Even with a growing number of movie roles, including one in Oliver Stone's "Heaven and Earth," actor Dustin Nguyen finds he is still best known for his four-season stint in the late '80s on the teen-throb hit "21 Jump Street" as Det. Harry Ioki, an undercover police officer who infiltrated high schools with co-star Johnny Depp.
"Even now, people still recognize me from 'Jump Street,' " Nguyen says good-naturedly during an early-morning interview at a Beverly Boulevard coffeehouse. "People still write in because they're watching it now (in different countries)."
But the 31-year-old Vietnamese actor is finally jumping off from his "Jump Street" fame, into both feature roles--including the buffoonish villain Glam in the current "3 Ninjas Kick Back"-and TV, in his new role as Chief Helmsman William Shan on NBC's "seaQuest DSV."
Just now, Nguyen is taking a deserved break, relaxing in his mid-Wilshire area apartment and thinking about looking for an apartment near Orlando, Fla., where "seaQuest" will start production this fall. Dressed casually in jeans, a blue shirt and a black coat, he talks about how he's spending his time off.
"I go to a lot of bookstores," says Nguyen, adding that he's also studying martial arts and catching up with his friends. "I like to read a lot of Eastern poetry. . . . To go to a Hollywood party is kind of weird. I don't know what that's all about. I go to the movies a lot, or I stay home and watch my laser discs."
Nguyen's calm manner and low-key lifestyle might seem odd for a young actor who first won attention playing a hot-shot cop on a hot-shot series and who has become so in demand, but his background is also far from typical.
Born in Vietnam, Nguyen fled with his family when Saigon fell in 1975. After stopping in Guam and being transferred to a refugee camp in Arkansas, the family moved to St. Louis.
The language barrier he faced made him painfully shy in school, but Nguyen gained some self-confidence studying tae kwon do, earning a second-degree black belt at 17.
Even at Southern California's Orange Coast College, Nguyen says he remained "very shy, to the point of it being a handicap." At the suggestion of a friend, he took his first acting class, hoping it would improve his public speaking skills.
"It wasn't immediate, 'Wow--this is my calling,' but it was good for me on a personal level," says Nguyen, who was already interested in film at that time. "I saw a lot of similarities (to martial arts) in terms of self-discovery and self-knowledge."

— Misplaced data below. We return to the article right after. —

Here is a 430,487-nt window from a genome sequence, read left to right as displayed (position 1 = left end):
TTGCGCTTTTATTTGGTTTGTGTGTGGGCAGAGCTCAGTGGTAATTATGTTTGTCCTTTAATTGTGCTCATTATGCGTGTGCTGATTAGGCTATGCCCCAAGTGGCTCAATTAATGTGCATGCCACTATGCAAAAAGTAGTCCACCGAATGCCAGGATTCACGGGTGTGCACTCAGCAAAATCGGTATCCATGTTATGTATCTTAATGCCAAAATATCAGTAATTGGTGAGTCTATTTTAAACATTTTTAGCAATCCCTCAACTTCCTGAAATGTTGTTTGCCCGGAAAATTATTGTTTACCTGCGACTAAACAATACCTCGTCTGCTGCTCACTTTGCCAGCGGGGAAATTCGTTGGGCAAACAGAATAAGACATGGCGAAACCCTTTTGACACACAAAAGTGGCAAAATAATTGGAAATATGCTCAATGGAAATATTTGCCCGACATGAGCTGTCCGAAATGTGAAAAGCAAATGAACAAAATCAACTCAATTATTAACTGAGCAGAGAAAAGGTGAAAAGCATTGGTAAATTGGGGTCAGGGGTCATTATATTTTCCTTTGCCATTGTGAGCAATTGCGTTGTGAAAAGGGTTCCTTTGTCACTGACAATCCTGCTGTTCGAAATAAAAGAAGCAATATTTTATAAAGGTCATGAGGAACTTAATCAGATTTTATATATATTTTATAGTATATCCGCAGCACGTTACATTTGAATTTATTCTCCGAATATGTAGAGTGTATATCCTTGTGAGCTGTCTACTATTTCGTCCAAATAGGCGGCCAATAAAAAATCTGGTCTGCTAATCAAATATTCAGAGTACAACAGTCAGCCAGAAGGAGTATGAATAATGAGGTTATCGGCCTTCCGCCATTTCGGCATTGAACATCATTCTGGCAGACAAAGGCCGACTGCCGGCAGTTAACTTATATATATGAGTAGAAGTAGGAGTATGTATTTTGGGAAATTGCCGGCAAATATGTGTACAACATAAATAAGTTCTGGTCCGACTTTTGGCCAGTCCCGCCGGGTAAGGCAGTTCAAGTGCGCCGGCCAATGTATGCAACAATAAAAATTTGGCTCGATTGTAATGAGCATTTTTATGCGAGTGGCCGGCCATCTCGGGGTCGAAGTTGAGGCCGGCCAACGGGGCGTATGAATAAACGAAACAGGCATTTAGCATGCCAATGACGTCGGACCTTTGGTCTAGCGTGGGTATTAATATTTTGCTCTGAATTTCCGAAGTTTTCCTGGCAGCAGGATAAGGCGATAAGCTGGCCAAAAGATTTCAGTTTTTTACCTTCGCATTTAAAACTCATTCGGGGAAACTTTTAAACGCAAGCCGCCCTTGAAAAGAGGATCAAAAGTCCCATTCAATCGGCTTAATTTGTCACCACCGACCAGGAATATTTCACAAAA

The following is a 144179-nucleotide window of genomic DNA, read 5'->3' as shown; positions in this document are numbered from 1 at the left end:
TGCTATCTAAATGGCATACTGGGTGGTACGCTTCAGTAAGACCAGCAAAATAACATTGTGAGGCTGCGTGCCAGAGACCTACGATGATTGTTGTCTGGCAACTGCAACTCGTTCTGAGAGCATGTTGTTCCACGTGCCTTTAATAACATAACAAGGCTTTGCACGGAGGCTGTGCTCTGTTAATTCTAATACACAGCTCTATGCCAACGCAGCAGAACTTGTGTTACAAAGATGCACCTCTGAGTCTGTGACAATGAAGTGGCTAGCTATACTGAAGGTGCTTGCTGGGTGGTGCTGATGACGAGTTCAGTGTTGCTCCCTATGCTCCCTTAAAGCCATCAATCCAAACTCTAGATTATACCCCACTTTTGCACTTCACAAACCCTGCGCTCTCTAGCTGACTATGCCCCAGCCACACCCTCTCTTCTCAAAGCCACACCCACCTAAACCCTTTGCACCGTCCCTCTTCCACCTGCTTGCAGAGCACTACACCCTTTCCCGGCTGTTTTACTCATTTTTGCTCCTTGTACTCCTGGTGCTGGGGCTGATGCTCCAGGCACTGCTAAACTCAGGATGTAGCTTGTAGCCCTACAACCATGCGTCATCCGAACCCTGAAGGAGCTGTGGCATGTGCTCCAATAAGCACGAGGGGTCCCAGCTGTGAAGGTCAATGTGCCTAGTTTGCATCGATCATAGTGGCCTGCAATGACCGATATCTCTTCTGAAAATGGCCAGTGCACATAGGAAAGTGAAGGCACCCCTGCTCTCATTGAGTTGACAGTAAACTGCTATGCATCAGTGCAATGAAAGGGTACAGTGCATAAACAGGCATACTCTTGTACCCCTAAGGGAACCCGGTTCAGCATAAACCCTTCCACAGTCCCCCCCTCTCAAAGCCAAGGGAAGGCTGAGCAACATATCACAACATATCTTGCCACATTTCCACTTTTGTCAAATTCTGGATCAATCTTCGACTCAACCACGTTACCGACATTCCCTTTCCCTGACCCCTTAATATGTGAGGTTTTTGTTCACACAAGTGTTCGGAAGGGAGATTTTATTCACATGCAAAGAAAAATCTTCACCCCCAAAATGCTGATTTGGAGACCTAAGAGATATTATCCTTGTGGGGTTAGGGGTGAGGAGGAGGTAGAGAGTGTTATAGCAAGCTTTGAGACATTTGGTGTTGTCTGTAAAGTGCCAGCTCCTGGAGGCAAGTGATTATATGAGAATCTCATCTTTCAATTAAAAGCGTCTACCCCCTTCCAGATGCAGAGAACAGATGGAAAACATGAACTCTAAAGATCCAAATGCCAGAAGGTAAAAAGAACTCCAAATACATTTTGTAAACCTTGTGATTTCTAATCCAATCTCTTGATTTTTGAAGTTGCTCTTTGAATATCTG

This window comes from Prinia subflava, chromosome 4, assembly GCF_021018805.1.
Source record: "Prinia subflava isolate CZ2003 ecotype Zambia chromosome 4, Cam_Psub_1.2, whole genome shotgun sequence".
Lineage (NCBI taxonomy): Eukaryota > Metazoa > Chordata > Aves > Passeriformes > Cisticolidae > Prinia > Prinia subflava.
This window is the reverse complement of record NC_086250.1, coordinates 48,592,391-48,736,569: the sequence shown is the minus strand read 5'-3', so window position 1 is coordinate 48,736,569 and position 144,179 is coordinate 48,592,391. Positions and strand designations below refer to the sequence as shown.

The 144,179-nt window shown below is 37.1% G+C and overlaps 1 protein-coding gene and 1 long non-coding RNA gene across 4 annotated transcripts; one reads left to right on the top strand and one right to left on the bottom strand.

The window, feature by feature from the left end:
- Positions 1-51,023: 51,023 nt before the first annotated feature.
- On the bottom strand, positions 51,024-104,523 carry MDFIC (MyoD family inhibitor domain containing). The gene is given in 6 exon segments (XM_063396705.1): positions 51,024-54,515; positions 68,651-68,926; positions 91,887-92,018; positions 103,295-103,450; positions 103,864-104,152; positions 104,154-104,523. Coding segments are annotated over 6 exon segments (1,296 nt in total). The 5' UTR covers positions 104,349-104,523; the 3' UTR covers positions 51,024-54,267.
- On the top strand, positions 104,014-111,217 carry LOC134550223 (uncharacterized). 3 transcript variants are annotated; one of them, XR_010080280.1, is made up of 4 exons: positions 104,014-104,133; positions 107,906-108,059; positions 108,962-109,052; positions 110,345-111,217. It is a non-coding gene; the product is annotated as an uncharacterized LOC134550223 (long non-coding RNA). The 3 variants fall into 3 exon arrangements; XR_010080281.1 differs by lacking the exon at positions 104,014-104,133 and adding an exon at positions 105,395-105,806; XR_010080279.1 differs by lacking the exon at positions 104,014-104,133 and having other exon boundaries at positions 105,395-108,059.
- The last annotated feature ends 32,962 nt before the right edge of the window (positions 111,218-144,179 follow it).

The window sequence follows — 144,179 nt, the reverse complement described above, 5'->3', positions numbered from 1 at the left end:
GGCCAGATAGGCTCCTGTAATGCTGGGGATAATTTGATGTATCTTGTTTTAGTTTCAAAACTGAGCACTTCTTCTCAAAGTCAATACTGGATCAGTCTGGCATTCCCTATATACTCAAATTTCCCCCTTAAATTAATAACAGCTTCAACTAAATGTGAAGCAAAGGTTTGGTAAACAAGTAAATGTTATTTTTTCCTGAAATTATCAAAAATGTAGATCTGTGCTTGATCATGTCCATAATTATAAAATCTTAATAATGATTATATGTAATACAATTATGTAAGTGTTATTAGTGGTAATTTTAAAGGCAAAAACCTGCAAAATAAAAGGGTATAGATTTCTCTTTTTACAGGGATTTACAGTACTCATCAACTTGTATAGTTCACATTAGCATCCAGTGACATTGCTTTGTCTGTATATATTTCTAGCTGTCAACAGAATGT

Nguyen quickly found an agent, and he won his first part in 1984 as a young Cambodian freedom fighter on a two-hour special episode of "Magnum, P.I." He played Suki on "General Hospital" for almost a year and did some television guest-star work before starting "Jump Street" in 1986.
Since then, he has been in several films, including "Heaven and Earth," in which he played the main character's brother, and he started work on "3 Ninjas" last May.
In the film, the agile martial arts expert plays an inept, clumsy villain and spends most of the movie being beaten up by three school-age ninjas-in-training as he attempts to steal a ceremonial dagger from their grandfather.
"I was on the receiving end, which is why I wanted to do it," Nguyen says. "I was more than happy to take the fall--I love slapstick comedy."
He also likes science fiction, which he says adds to the attraction of his new role on "seaQuest." The part was written for him by executive producers David Burke and Patrick Hasburgh and is one of several changes planned to make the low-rated show, which is also executive-produced by Steven Spielberg, more action-oriented.
"He has great physical grace," Burke said. "He's very strong with the martial arts. He can present a physically dangerous quality and he's a quiet person."
As Helmsman Shan, Nguyen will take orders from the ship's captain and convey them to the helmsmen who actually steer. "I basically walk around and make sure they're not crashing the ship," Nguyen says.
As for his priorities, he says, "I made it a very strong priority to develop myself as an actor first. Now I have to prove myself as a martial artist, which is kind of ironic--but I'd rather have it that way than to have to prove myself as an actor."